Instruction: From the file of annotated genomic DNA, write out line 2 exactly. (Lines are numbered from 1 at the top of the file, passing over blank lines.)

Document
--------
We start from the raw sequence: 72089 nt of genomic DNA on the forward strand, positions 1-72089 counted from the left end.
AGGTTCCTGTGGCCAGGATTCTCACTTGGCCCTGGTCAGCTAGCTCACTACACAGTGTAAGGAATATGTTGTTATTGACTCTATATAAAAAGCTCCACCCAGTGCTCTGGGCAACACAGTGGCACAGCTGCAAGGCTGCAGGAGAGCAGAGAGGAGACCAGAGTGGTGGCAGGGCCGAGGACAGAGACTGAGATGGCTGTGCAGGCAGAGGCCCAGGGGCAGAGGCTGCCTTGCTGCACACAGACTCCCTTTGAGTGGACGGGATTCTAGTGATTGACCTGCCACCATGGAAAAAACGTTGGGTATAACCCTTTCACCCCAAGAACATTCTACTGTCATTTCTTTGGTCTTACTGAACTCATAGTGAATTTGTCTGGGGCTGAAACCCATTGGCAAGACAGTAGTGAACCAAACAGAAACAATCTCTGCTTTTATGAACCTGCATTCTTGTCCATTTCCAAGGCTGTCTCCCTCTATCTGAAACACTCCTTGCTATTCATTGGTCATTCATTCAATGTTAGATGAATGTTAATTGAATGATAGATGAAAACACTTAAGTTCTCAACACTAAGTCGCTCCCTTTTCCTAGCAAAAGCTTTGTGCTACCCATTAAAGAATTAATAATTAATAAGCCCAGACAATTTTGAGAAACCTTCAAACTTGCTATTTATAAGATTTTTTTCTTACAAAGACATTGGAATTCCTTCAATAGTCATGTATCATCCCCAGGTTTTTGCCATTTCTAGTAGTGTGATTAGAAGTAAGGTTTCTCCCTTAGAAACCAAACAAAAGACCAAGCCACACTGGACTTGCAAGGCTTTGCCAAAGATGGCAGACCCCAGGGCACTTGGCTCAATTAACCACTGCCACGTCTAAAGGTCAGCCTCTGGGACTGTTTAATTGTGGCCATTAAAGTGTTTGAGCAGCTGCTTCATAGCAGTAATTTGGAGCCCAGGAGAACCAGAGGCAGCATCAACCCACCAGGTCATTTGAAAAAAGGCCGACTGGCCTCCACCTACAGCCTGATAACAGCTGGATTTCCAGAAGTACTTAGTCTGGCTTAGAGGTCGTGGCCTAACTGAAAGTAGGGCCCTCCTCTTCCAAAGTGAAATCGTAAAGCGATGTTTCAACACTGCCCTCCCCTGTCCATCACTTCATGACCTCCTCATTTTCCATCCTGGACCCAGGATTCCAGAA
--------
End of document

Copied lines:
AGGTTCCTGTGGCCAGGATTCTCACTTGGCCCTGGTCAGCTAGCTCACTACACAGTGTAAGGAATATGTTGTTATTGACTCTATATAAAAAGCTCCACCCAGTGCTCTGGGCAACACAGTGGCACAGCTGCAAGGCTGCAGGAGAGCAGAGAGGAGACCAGAGTGGTGGCAGGGCCGAGGACAGAGACTGAGATGGCTGTGCAGGCAGAGGCCCAGGGGCAGAGGCTGCCTTGCTGCACACAGACTCCCTTTGAGTGGACGGGATTCTAGTGATTGACCTGCCACCATGGAAAAAACGTTGGGTATAACCCTTTCACCCCAAGAACATTCTACTGTCATTTCTTTGGTCTTACTGAACTCATAGTGAATTTGTCTGGGGCTGAAACCCATTGGCAAGACAGTAGTGAACCAAACAGAAACAATCTCTGCTTTTATGAACCTGCATTCTTGTCCATTTCCAAGGCTGTCTCCCTCTATCTGAAACACTCCTTGCTATTCATTGGTCATTCATTCAATGTTAGATGAATGTTAATTGAATGATAGATGAAAACACTTAAGTTCTCAACACTAAGTCGCTCCCTTTTCCTAGCAAAAGCTTTGTGCTACCCATTAAAGAATTAATAATTAATAAGCCCAGACAATTTTGAGAAACCTTCAAACTTGCTATTTATAAGATTTTTTTCTTACAAAGACATTGGAATTCCTTCAATAGTCATGTATCATCCCCAGGTTTTTGCCATTTCTAGTAGTGTGATTAGAAGTAAGGTTTCTCCCTTAGAAACCAAACAAAAGACCAAGCCACACTGGACTTGCAAGGCTTTGCCAAAGATGGCAGACCCCAGGGCACTTGGCTCAATTAACCACTGCCACGTCTAAAGGTCAGCCTCTGGGACTGTTTAATTGTGGCCATTAAAGTGTTTGAGCAGCTGCTTCATAGCAGTAATTTGGAGCCCAGGAGAACCAGAGGCAGCATCAACCCACCAGGTCATTTGAAAAAAGGCCGACTGGCCTCCACCTACAGCCTGATAACAGCTGGATTTCCAGAAGTACTTAGTCTGGCTTAGAGGTCGTGGCCTAACTGAAAGTAGGGCCCTCCTCTTCCAAAGTGAAATCGTAAAGCGATGTTTCAACACTGCCCTCCCCTGTCCATCACTTCATGACCTCCTCATTTTCCATCCTGGACCCAGGATTCCAGAA